Several fortunes change with one weather blob
The heavy-duty plastic zippers designed to make Tony Kanaan's war wagon a water-tight cube had been loosed during the rain delay. There was no other way a dozen or more people could fit inside the humid little tent protecting his human, technological and capital braintrust.
By BRANT JAMES
Published May 29, 2007
INDIANAPOLIS - The heavy-duty plastic zippers designed to make Tony Kanaan's war wagon a water-tight cube had been loosed during the rain delay. There was no other way a dozen or more people could fit inside the humid little tent protecting his human, technological and capital braintrust.
But for all the enthusiasm from executives representing his sponsors, for all the telemetry showing that his race-leading car was dominant before a downpour during Sunday's Indianapolis 500, for all the encouragement his engineers offered, all was out of their control.
It all depended on a pulsating little red blob beyond the grandstands in nearby Crawfordsville, Ind. If it continued east, perhaps the track would be so deluged by 2 p.m. Central time that the race, already delayed 35 minutes, would be stopped for good after 112 laps. Perhaps the Indy Racing League's 6:30 p.m. deadline for resumption would become unattainable.
Kanaan allowed himself a smile, a laugh with Andretti Green Racing teammate Danica Patrick, who sat on a chair beside him. Weather was about to secure the first one-team podium sweep in race history.
But five minutes later, it became evident that menacing little rain blob had moved northeast toward Fort Wayne. Moments after Kanaan walked with a triathlete's cadence to his garage, heavy drops slowed to mist, then humidity as a hazy sun broke through.
Three hours after it stopped, the race resumed. Kanaan went on to finish 12th after a bizarre self-induced crash, and a penalty for doing unapproved repairs while the pits were closed, in the last laps.
"My big disappointment will be, if we knew we weren't going to finish 200 laps, why would we continue?" he pondered.
Teammate Marco Andretti, whom Kanaan passed on a restart just before the red flag for rain, survived a violent tumbling crash after clipping wheels with Dan Wheldon in the final laps. Andretti, who finished 24th, never saw Wheldon because he had a broken mirror.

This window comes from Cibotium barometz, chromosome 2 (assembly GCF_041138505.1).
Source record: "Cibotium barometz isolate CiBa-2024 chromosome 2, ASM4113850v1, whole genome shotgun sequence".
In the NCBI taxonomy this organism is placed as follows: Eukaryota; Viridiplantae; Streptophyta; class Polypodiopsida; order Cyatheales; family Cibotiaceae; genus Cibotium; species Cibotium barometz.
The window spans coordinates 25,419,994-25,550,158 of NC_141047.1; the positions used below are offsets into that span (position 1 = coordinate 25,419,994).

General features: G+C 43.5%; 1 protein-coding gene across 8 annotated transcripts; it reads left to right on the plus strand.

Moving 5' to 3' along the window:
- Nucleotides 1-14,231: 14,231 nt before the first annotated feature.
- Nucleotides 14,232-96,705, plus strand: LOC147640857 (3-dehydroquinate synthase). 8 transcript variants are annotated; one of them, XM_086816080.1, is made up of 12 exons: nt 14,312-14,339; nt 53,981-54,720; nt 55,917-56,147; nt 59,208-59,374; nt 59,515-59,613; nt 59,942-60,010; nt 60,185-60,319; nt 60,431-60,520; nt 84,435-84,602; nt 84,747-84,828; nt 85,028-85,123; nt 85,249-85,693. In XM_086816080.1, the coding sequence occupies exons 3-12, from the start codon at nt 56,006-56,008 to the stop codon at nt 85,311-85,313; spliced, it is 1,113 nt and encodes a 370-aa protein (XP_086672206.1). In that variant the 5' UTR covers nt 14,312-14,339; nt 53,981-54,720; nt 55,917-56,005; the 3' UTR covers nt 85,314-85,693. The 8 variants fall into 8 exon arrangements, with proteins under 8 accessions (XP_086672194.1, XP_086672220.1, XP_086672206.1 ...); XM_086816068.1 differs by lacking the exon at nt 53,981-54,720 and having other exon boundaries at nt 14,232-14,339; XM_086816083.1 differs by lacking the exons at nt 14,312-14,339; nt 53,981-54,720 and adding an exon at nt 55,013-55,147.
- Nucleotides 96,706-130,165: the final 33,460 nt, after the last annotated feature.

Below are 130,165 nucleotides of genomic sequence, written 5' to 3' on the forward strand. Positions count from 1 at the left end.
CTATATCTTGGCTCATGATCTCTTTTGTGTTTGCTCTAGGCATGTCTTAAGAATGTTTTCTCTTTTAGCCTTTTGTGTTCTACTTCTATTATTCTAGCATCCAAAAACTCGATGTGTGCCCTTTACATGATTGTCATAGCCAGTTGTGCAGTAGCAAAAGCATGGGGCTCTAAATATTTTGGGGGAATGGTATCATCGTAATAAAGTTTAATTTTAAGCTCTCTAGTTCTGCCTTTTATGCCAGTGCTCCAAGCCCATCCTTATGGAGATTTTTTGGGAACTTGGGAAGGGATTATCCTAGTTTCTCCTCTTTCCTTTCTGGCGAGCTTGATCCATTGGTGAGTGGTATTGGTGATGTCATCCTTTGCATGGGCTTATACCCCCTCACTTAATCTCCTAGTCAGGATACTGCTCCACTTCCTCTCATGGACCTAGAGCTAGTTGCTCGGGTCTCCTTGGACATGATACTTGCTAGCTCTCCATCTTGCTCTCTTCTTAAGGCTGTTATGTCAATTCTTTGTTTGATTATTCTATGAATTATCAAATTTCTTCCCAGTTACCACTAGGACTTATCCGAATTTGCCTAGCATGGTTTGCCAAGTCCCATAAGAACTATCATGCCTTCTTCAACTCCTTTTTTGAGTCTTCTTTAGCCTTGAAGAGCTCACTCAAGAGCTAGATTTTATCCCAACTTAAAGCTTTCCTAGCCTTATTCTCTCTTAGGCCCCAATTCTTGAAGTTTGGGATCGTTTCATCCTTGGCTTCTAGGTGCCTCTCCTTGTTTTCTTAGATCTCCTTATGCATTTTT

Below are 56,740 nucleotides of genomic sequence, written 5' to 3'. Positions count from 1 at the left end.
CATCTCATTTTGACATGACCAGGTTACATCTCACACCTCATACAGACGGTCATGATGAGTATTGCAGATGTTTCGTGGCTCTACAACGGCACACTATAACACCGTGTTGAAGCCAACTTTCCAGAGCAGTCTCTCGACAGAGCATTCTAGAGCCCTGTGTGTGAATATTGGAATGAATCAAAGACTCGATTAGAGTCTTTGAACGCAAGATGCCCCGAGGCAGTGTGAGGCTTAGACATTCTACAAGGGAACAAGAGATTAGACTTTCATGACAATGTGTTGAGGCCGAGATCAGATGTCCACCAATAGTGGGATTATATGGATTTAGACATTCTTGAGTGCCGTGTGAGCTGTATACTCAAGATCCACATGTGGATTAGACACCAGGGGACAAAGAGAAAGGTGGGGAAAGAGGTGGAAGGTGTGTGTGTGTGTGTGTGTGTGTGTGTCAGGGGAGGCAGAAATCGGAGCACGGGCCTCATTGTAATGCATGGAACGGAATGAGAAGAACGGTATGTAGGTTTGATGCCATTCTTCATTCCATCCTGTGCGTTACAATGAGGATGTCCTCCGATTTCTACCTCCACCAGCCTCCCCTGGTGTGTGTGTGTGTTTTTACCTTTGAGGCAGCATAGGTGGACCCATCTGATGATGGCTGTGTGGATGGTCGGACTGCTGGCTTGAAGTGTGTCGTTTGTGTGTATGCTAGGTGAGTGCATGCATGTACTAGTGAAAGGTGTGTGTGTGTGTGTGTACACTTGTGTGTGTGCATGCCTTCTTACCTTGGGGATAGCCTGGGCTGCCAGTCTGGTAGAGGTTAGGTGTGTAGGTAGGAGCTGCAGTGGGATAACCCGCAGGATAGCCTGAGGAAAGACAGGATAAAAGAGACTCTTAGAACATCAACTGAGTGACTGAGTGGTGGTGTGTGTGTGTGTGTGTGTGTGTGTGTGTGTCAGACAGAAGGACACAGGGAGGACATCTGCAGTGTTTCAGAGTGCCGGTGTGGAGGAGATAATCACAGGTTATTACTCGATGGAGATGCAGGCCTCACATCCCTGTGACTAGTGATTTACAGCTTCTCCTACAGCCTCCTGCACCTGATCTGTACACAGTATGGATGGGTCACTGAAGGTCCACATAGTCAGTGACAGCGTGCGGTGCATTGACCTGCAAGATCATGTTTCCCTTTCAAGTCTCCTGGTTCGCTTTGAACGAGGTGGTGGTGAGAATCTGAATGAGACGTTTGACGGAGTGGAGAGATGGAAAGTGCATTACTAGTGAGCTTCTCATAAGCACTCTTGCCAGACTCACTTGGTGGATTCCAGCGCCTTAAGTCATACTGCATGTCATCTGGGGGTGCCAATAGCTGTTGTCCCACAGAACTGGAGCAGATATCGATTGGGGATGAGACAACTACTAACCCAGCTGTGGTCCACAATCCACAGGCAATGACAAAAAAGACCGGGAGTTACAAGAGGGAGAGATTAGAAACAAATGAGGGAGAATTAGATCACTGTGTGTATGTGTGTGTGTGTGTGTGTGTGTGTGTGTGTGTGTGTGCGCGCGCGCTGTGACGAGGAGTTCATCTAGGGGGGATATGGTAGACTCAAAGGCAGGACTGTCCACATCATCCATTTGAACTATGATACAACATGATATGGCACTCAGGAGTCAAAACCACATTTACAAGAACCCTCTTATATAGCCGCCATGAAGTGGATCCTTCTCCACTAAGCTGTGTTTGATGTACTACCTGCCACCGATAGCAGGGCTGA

"For whatever reason, I lost the balance, " he said. "It rained, we went out, and I was nowhere."
Patrick ran well with Kanaan when the race resumed. After falling back following a pit sequence, she passed and so surprised former Indy 500 winner Wheldon - or so affected his car that he downshifted and lost several more positions. But she finished eighth after getting caught in poor position on another pit sequence.
"Another year of frustration where I really thought I had a chance to win, " said Patrick, winless in her third IRL season.
But what if that little red blob had continued east? The IRL, the life of eventual winner and another AGR driver, Dario Franchitti, and motorsports in general would have been a lot different on Monday morning.
Kanaan, the 2004 series champion, would have collected the defining win missing from a stellar, yet nationally anonymous career. He was gracious afterward, though, calling it "Dario's day, " then kissing him.
The Andretti legacy would have added another unfortunate chapter, with Marco being passed at the finish for a second year in a row.
Patrick would have beaten her own mark for best finish by a woman in the Indianapolis 500. She likely would have been dispatched to whatever major media market Kanaan was not inhabiting for the next week.
Franchitti did what he needed to win, and will be a gracious champion and worthy spokesman for the IRL. But if that blob had had its way, things would have been a lot different.
ANDRETTI RE-RETIRES: Michael Andretti will leave the driver's seat again to focus on running Andretti Green Racing after finishing 13th Sunday. His second retirement comes after his 16th race at Indy. "I'm glad I did what I did, " he said Monday of his last two races at Indy. "It was all good, but I was going crazy this month. ... It's just too stressful and too much."
INDY PURSE: Franchitti's victory, in a race shortened to 415 miles, was worth $1, 645, 233 from a record purse of nearly $10.7-million. That broke the record of $10.5-million Sam Hornish won last year. Phil Giebler, one of just two first-time drivers in Sunday's race, was named rookie of the year
F1 PROBE: Formula One team McLaren is being investigated for a possible rule breach at Sunday's Monaco Grand Prix, which Fernando Alonso won ahead of teammate Lewis Hamilton. World governing body FIA said it was reviewing evidence. Hamilton was told by McLaren to slow down. Team orders were banned in 2002.